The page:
Cyrus the Great
Cyrus the Great was the founder of the Achaemenid Empire, the first Persian Empire. He conquered the Median Empire, then the Lydian Empire, and eventually the Neo-Babylonian Empire. The name Cyrus is a Latinized form derived from the Greek Kỹros, itself from the Old Persian Kūruš. He is the only non-Jewish figure in the Bible to be called a messiah.
About Cyrus the Great in brief
Cyrus the Great was the founder of the Achaemenid Empire, the first Persian Empire. He conquered the Median Empire, then the Lydian Empire, and eventually the Neo-Babylonian Empire. Cyrus the Great is also well recognized for his achievements in human rights, politics, and military strategy, as well as his influence on both Eastern and Western civilizations. He is a cult figure amongst modern Iranians, with his tomb serving as a spot of reverence for millions of people. The name Cyrus is a Latinized form derived from the Greek Kỹros, itself from the Old Persian Kūruš. The ancient Greek historians Ctesias and Plutarch stated that Cyrus was named from Kuros, the Sun, a concept which has been interpreted as meaning ‘like the Sun’ In the Persian language, and especially in Persian, he is spelled as وش. In the Bible, he was known as Koresh. Some scholars believe that neither Cyrus nor Cambyses were Iranian names, proposing that it was Elamite in origin and that it meant ‘bestows care’ Cyrus is the only non-Jewish figure in the Bible to be called a messiah, and he is also the first non- Jewish person to be referred to as such in Isaiah 45: 1 of the Hebrew Bible. He was succeeded by his son, Cambyse II, who managed to conquer Egypt, Nubia, and Cyrenaica during his short rule. The last Shah of Iran Mohammad Reza Pahlavi identified his famous proclamation inscribed onto the Cyrus Cylinder as the oldest known declaration of human rights.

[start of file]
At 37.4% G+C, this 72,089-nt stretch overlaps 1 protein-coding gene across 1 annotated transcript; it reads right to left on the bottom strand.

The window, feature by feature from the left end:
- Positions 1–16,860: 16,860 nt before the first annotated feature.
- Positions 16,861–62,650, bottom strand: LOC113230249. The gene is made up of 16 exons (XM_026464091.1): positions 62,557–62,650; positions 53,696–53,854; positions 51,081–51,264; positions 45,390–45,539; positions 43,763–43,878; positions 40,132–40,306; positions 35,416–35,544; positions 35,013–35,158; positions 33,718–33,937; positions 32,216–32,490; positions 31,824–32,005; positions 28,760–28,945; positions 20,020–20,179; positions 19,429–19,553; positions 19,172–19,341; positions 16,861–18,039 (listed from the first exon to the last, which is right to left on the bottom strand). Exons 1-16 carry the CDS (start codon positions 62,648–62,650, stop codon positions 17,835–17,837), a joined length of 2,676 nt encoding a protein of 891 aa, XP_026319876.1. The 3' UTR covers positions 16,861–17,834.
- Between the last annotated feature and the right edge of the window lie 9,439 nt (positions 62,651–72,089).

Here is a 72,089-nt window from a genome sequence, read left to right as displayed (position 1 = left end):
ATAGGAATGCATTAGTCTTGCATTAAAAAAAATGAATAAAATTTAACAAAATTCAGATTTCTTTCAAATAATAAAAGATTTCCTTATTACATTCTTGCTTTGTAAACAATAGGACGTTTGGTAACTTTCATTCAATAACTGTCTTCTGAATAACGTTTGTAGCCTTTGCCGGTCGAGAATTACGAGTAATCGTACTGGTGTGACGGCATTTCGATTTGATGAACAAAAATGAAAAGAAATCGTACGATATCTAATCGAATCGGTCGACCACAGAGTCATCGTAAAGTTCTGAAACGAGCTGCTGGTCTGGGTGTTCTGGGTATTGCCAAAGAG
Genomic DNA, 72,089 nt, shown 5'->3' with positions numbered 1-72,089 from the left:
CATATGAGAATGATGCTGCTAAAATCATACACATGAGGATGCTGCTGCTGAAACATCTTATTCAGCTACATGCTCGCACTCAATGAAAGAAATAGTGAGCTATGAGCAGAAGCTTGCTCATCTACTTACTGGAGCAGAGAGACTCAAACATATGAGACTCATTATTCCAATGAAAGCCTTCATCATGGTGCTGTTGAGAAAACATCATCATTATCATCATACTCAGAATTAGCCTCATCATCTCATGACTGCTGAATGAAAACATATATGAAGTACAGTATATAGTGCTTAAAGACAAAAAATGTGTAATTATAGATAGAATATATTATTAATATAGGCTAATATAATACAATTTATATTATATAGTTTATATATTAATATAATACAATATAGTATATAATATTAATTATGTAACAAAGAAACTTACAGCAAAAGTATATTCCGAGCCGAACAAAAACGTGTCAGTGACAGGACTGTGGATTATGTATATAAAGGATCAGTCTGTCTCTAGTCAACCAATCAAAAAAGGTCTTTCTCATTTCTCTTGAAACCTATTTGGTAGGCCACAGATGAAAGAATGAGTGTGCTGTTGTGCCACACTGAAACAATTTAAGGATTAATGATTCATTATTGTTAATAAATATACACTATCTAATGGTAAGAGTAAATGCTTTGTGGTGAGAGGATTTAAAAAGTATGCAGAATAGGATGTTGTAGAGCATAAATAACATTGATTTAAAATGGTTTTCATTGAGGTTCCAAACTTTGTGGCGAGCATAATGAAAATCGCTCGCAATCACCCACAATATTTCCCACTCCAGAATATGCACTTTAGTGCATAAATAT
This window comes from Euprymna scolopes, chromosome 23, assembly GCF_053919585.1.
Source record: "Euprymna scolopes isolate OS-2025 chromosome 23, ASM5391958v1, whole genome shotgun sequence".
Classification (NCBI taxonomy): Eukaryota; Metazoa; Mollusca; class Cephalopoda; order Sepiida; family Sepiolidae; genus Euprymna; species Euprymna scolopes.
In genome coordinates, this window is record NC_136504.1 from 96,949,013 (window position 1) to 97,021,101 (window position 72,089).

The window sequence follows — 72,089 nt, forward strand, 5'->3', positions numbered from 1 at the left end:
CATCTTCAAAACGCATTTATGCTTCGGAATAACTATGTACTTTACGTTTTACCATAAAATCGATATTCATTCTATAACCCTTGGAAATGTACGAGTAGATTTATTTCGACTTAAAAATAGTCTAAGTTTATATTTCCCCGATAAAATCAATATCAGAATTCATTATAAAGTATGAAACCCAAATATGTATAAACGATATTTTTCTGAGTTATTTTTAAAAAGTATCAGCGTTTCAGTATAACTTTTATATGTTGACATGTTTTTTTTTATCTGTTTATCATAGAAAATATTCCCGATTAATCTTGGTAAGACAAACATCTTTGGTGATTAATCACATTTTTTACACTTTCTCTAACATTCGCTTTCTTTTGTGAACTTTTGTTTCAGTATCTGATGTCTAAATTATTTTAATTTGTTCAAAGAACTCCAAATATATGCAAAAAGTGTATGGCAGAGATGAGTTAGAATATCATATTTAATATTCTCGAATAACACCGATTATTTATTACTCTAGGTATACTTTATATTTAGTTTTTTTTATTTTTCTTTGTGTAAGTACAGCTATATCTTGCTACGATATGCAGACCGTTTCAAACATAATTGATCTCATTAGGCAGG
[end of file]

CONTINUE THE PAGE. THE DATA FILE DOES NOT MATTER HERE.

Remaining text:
Cyrus’s name is now used as the name of a state in Iran, the Islamic Republic of Iran. The founder of this dynasty was Achaemanes, eponymous of the ninth century BC king Darius the Great, who ruled from the 9th century BC to the 10th century AD. Cyrus is also known as the “father of the Persian people” and the “first Persian king” Cyrus is believed to have been born in Persis, roughly corresponding to the modern Iranian province of Fars. He died in 530 BC, and was alleged to have died in battle, fighting the Massagetae along the Syr Darya in December 530 BC. But Xenophon said Cyrus did not die in battle and he returned to the capital again. The reign of Cyrus theGreat lasted about thirty years. Cyrus built his empire by first conquering the Median Emperor, and then the Neo Babylonia. He also led an expedition into Central Asia, which resulted in major campaigns that were described as having brought into subjection every nation without exception. The empire eventually stretched at its maximum extent from parts of the Balkans and Eastern Europe proper in the west, to the Indus Valley in the east. Cyrus has played a crucial role in defining the national identity of modern Iran. His influence in the ancient world eventually would extend as far as Athens, where upper-class Athenians adopted aspects of the culture of the ruling class of A chaemenid Persia as their own.